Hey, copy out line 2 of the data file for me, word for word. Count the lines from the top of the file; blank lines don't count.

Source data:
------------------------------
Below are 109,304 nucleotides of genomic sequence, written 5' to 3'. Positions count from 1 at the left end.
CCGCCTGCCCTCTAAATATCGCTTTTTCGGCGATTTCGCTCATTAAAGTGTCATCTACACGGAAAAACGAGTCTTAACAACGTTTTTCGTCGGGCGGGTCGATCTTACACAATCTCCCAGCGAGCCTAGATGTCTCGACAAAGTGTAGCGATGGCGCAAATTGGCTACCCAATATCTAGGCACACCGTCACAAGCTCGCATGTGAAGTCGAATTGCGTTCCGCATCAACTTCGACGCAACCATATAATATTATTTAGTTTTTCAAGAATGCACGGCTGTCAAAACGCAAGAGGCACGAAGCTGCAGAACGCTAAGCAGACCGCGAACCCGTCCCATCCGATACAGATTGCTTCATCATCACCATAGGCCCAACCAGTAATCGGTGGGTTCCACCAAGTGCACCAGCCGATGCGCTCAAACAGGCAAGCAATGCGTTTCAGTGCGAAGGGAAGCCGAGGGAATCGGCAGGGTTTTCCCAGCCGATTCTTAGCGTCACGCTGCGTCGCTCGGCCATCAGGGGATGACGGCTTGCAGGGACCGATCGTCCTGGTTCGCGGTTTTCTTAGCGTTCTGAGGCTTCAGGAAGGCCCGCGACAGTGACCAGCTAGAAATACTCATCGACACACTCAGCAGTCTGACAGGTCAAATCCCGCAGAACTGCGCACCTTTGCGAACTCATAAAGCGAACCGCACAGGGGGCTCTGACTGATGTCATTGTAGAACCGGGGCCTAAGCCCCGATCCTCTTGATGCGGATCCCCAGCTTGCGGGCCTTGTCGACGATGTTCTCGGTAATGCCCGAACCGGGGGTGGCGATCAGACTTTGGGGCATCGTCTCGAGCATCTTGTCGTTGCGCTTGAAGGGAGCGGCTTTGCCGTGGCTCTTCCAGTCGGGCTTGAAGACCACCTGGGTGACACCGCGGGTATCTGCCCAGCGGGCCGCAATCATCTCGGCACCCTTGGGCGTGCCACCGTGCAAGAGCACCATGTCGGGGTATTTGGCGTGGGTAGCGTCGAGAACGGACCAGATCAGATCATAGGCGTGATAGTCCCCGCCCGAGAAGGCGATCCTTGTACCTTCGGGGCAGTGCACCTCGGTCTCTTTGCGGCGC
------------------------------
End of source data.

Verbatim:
CCGCCTGCCCTCTAAATATCGCTTTTTCGGCGATTTCGCTCATTAAAGTGTCATCTACACGGAAAAACGAGTCTTAACAACGTTTTTCGTCGGGCGGGTCGATCTTACACAATCTCCCAGCGAGCCTAGATGTCTCGACAAAGTGTAGCGATGGCGCAAATTGGCTACCCAATATCTAGGCACACCGTCACAAGCTCGCATGTGAAGTCGAATTGCGTTCCGCATCAACTTCGACGCAACCATATAATATTATTTAGTTTTTCAAGAATGCACGGCTGTCAAAACGCAAGAGGCACGAAGCTGCAGAACGCTAAGCAGACCGCGAACCCGTCCCATCCGATACAGATTGCTTCATCATCACCATAGGCCCAACCAGTAATCGGTGGGTTCCACCAAGTGCACCAGCCGATGCGCTCAAACAGGCAAGCAATGCGTTTCAGTGCGAAGGGAAGCCGAGGGAATCGGCAGGGTTTTCCCAGCCGATTCTTAGCGTCACGCTGCGTCGCTCGGCCATCAGGGGATGACGGCTTGCAGGGACCGATCGTCCTGGTTCGCGGTTTTCTTAGCGTTCTGAGGCTTCAGGAAGGCCCGCGACAGTGACCAGCTAGAAATACTCATCGACACACTCAGCAGTCTGACAGGTCAAATCCCGCAGAACTGCGCACCTTTGCGAACTCATAAAGCGAACCGCACAGGGGGCTCTGACTGATGTCATTGTAGAACCGGGGCCTAAGCCCCGATCCTCTTGATGCGGATCCCCAGCTTGCGGGCCTTGTCGACGATGTTCTCGGTAATGCCCGAACCGGGGGTGGCGATCAGACTTTGGGGCATCGTCTCGAGCATCTTGTCGTTGCGCTTGAAGGGAGCGGCTTTGCCGTGGCTCTTCCAGTCGGGCTTGAAGACCACCTGGGTGACACCGCGGGTATCTGCCCAGCGGGCCGCAATCATCTCGGCACCCTTGGGCGTGCCACCGTGCAAGAGCACCATGTCGGGGTATTTGGCGTGGGTAGCGTCGAGAACGGACCAGATCAGATCATAGGCGTGATAGTCCCCGCCCGAGAAGGCGATCCTTGTACCTTCGGGGCAGTGCACCTCGGTCTCTTTGCGGCGC